Moreover, the intimate homeliness of the complex yet comfortable space made it possible to imagine sitting with Vanley himself, perhaps enjoying Jamaican-style ‘back-a-yard’ hospitality with the aroma of beef patties warming in the oven and the sweet smell of nutmeg sprinkled in a chilled glass of Guinness punch.

It is not surprising that Vanley Burke regularly visits the installation to meet and greet visiting audiences, engage in conversations about his collections, and occasionally play a game of dominoes with people dropping by.

Carol Dixon viewing the Vanley Burke archival installation at the Ikon Gallery (30 July 2015).
Carol Dixon viewing the Vanley Burke archival installation at the Ikon Gallery (30 July 2015).

Clearly, this is an exhibition space where one can metaphorically lay you hat and feel at home in the company of Vanley Burke’s residential “cabinet of curiosities”. Through his skillful camera work, and his carefully considered archival interventions over five decades, this keenly observant and perceptive artist has helped to re-position post-war black British histories and cultural heritage from conventional spaces of marginality right into the centre of the frame.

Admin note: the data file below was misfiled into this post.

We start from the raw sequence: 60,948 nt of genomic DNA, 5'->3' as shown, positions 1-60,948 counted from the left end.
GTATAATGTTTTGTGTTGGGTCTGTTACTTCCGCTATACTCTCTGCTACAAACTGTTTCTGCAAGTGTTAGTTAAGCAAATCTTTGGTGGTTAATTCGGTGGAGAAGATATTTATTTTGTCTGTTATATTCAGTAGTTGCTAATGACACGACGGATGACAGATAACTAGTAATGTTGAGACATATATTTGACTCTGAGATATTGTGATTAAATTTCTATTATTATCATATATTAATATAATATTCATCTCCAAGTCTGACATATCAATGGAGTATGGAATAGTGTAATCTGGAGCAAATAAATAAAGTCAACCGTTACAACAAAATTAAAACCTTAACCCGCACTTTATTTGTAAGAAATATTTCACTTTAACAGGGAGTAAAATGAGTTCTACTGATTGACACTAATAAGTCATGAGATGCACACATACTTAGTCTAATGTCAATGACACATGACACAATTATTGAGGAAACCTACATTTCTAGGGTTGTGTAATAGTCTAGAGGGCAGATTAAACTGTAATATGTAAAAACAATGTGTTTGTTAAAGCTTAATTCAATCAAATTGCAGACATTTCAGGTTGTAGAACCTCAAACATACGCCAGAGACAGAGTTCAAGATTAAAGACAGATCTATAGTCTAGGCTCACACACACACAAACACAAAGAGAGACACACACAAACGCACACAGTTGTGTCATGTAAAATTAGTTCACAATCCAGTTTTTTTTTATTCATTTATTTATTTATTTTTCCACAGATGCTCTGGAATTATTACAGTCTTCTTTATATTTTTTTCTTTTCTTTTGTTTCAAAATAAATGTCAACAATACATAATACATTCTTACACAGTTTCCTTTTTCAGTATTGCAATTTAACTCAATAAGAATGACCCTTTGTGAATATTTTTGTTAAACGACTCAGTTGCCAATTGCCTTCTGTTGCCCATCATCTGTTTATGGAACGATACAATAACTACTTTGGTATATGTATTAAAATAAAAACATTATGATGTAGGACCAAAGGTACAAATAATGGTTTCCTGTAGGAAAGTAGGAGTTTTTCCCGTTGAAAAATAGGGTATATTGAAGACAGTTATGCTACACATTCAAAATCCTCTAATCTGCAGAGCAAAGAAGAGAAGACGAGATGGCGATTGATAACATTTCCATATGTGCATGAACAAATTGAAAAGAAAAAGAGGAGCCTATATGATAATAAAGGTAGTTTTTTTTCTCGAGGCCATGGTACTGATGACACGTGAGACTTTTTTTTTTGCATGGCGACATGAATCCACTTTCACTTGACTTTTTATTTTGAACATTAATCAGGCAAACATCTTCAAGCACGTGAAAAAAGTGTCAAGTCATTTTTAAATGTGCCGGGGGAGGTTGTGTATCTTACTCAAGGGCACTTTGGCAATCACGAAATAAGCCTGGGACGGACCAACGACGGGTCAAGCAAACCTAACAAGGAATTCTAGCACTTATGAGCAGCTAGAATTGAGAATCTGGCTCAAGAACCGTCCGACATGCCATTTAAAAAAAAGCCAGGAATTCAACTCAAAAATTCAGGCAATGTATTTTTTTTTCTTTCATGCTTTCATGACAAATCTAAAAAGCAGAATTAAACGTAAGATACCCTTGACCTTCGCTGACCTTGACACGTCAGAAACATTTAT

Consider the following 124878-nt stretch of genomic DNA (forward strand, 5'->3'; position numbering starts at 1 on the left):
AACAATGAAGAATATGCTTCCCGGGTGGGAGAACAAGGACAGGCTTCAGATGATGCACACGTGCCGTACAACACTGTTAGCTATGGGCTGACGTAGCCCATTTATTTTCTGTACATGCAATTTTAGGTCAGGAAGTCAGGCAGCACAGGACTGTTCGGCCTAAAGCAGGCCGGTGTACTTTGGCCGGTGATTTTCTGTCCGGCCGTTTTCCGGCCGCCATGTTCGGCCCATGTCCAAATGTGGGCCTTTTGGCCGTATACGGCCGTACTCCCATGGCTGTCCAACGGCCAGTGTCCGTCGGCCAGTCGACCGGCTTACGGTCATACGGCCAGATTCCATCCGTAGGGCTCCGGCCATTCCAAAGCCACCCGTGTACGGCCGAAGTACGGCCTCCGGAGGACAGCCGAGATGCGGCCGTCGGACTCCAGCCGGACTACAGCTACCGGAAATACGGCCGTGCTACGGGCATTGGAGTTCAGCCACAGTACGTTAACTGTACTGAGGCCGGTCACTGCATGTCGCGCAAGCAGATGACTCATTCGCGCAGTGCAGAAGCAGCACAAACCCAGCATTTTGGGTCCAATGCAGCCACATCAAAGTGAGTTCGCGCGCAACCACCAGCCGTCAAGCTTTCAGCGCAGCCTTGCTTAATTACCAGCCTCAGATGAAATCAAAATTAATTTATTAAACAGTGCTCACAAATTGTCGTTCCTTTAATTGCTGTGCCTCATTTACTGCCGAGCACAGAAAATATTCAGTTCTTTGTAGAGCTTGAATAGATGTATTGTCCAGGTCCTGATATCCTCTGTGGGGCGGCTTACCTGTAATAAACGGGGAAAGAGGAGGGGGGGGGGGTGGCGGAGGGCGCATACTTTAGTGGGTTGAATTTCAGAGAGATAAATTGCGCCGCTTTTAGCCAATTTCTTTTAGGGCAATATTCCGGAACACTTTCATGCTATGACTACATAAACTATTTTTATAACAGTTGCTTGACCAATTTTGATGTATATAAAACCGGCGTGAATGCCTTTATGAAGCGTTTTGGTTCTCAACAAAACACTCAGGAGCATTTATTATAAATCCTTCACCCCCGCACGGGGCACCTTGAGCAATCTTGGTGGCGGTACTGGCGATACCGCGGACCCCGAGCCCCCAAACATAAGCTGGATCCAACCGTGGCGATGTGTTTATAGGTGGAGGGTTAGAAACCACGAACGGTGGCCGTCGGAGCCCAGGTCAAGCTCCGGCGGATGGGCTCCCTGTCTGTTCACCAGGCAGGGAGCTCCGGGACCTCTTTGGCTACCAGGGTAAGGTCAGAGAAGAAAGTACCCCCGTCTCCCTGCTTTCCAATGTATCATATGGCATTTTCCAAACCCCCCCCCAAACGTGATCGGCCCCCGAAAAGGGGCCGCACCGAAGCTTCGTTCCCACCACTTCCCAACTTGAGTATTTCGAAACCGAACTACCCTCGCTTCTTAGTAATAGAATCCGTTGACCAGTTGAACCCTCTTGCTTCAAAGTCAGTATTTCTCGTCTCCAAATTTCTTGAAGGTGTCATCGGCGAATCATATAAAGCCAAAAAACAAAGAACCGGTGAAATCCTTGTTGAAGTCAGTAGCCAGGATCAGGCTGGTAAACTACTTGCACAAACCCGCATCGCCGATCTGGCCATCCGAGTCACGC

At Home with Vanley Burke will be displayed at the Ikon Gallery in Birmingham until 27th September 2015. A free Artist’s Talk – Vanley Burke in conversation with Soweto Kinch – is scheduled for Thursday 10 September, 6.30-8.00pm, and can be booked online via the Ikon Gallery website.


Chambers, Eddie (2012) “An Inglan Story, An Inglan History”, catalogue essay for the exhibition Vanley Burke: By the Rivers of Birminam. Midlands Arts Centre (MAC), Birmingham, 22 September – 18 November 2012. pp. 11-14.

Hawkins, Harriet (2010) “‘The argument of the eye’? The cultural geographies of installation art.”  Cultural Geographies 17 (3), pp. 321-340.

Ikon Gallery website –  https://ikon-gallery.org/

Smith, Marlene (2015) “Looking Company”, in At Home with Vanley Burke [Exhibition catalogue, with a foreword by Jonathan Watkins]. Birmingham: Ikon Gallery, pp. 21-25.

Vanley Burke’s website –  http://www.vanley.co.uk/